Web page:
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Between one and three per cent of Norway’s population have coeliac disease, and many are undiagnosed. The K.G. Jebsen Coeliac Disease Research Centre opened on 18 August. Here, researchers will develop better treatment and diagnosis of coeliac disease.
Three out of four people could avoid knee surgery with a new form of exercise therapy, with significant cost savings for society.
The Antibiotic Centre for Primary Care plays an important role in following up the national strategy to reduce antibiotic use in the population by 30 per cent by 2020.
Johanna Olweus and Erlend Strønen have published a new study in the journal Science. The article has attracted widespread international attention and was the subject of a separate commentary article in Science.
On 13 May, Bjørn Hol from the Faculty arranged a seminar for a delegation headed by the Ethiopian Minster of Education. In accordance with the wishes of our guests, the topic focused upon was learning.
Mentoring groups and career counselling are some of the options open to postdoctoral fellows at the faculty through the Postdoctoral Programme.
Professor Ludvig M. Sollid and Professor Rikard Holmedahl of the Karolinska Institutet have been awarded the Jahre Award for 2015. Sollid received the award for his research that identified the molecular and actual cause of coeliac disease.
The Centre for Medical Ethics has acquired two Scientia Fellows. Marit Helene Hem and Elleke Landeweer from the Netherlands are undertaking a one-year exchange as part of their career development towards a professorship.
The Fulbright Award for best article in 2016 goes to a major study of the effect of a new Ebola vaccine used during the Ebola outbreak in West Africa in 2014–2015.
From 1 April, the Biotechnology Centre of Oslo (BiO) and the Centre for Molecular Medicine Norway (NCMM), both UiO centres, will be organized under the Faculty of Medicine on a par with the faculty’s three institutes.
Professor Ola Didrik Saugstad has been conducting research on the resuscitation of neonates since the 1970s. He has now been awarded the title of honorary professor at the Pirogov Russian National Research Medical University.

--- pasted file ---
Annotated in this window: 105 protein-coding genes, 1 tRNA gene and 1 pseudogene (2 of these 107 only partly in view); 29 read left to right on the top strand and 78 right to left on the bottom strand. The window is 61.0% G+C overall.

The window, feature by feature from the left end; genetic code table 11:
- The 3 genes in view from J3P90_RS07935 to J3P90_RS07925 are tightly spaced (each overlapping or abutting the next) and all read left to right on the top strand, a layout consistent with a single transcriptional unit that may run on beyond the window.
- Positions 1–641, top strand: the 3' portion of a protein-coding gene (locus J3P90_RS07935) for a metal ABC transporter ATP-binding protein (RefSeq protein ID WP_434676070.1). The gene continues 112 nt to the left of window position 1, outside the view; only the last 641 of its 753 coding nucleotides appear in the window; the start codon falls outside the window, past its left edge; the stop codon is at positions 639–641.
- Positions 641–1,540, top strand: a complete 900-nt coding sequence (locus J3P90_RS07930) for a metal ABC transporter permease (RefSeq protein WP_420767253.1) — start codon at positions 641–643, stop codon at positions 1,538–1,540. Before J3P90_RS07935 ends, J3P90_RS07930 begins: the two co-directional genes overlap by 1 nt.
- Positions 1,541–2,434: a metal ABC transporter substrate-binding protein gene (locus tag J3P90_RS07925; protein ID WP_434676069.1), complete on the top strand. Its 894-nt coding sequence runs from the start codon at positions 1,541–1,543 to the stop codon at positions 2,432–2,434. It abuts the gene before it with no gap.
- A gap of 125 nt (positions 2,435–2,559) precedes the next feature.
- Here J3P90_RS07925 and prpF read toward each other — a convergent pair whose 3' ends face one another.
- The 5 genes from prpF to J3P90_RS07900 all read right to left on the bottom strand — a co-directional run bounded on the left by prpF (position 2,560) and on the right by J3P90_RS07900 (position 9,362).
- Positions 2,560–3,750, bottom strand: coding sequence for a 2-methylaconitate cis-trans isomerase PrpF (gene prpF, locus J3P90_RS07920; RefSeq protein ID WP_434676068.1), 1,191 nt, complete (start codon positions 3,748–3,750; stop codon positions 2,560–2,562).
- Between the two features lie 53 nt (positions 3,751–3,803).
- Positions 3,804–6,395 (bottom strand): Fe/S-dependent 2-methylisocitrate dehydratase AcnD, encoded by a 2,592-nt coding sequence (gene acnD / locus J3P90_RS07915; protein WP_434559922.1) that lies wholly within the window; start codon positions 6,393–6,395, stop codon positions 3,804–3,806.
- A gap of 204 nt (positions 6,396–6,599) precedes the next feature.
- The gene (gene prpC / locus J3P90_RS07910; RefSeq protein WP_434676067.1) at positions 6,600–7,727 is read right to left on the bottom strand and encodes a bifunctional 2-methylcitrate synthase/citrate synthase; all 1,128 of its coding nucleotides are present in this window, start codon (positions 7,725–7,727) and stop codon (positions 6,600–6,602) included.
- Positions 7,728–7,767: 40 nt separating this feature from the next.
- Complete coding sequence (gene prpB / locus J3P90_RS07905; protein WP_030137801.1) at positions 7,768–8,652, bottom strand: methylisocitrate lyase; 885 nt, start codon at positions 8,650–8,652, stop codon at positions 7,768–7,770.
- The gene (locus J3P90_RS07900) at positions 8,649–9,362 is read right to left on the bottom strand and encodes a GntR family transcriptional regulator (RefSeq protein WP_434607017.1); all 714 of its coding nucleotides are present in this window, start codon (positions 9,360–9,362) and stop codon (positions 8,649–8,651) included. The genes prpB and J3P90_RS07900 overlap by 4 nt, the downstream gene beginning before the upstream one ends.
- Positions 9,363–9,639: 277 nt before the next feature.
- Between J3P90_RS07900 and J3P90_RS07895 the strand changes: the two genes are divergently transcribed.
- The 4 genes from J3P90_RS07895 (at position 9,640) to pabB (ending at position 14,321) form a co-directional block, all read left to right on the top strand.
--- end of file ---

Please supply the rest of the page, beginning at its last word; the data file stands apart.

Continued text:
Professor Per Grøttum today received the Olaf Thon national award for excellence in education. He receives the award for his work on digital forms of teaching and examination in medical studies at the faculty.
On 15 August, the K.G. Jebsen Centre for Coeliac Research will start its work at the Institute of Clinical Medicine under the leadership of Ludvig M. Sollid.
Professor Joel Glover at IMB and professor Trygve Holmøy at Klinmed received funding from the foundation ALS Norwegian Supportgroup.
Professor Kjetil Taskén at the Faculty of Medicine has received the 2016 cancer research prize for his work with immunotherapy. – This is great acknowledgement of our work, says a humble Taskén.
Elleke Landeweer is working in Norway on a two-year research project in medical ethics. The funding was sourced through Scientia Fellows.
Starting in 2016, Norway will participate in The Network of European Funding for Neuroscience Research (NEURON). Norwegian researchers are invited to submit a proposal for this year’s project.
The Faculty of Medicine has recently created the Centre for Health Sciences Education (CHE). The centre aims to develop the faculty's study programmes through research and innovation.
Professor Lars Engebretsen has been awarded the Nordic Prize in Medicine 2015. The prize is SEK 1 million and is awarded by the Ulf Nilsonnes Foundation in partnership with Folksam.
Professor Harald Stenmark has been awarded the Research Council of Norway’s award for outstanding research, the Møbius Prize 2015. Stenmark gets the award for important findings in research on cancer development.
Professor Ludvig M. Sollid and his research group have established the true cause of coeliac disease. The group has been singled out as one of five world-leading research groups at UiO, and will receive substantial funding for its international efforts.
Frode Vartdal has been re-elected as Dean of the Faculty of Medicine for his second four-year term.
On November 3 the faculty advertised more than 60 vacant postdoctoral positions within the Scientia Fellows programme. This is a transnational postdoctoral fellowship programme in Health Sciences, and co-funded by the European Union.
Due to historical incidents, the remains of Julia Pastrana (1834-1860), also known as “The Ape Woman”, have been stored at the Institute of basic medical sciences at the University of Oslo since 1997. It has now been decided that Pastrana shall be buried in her home country.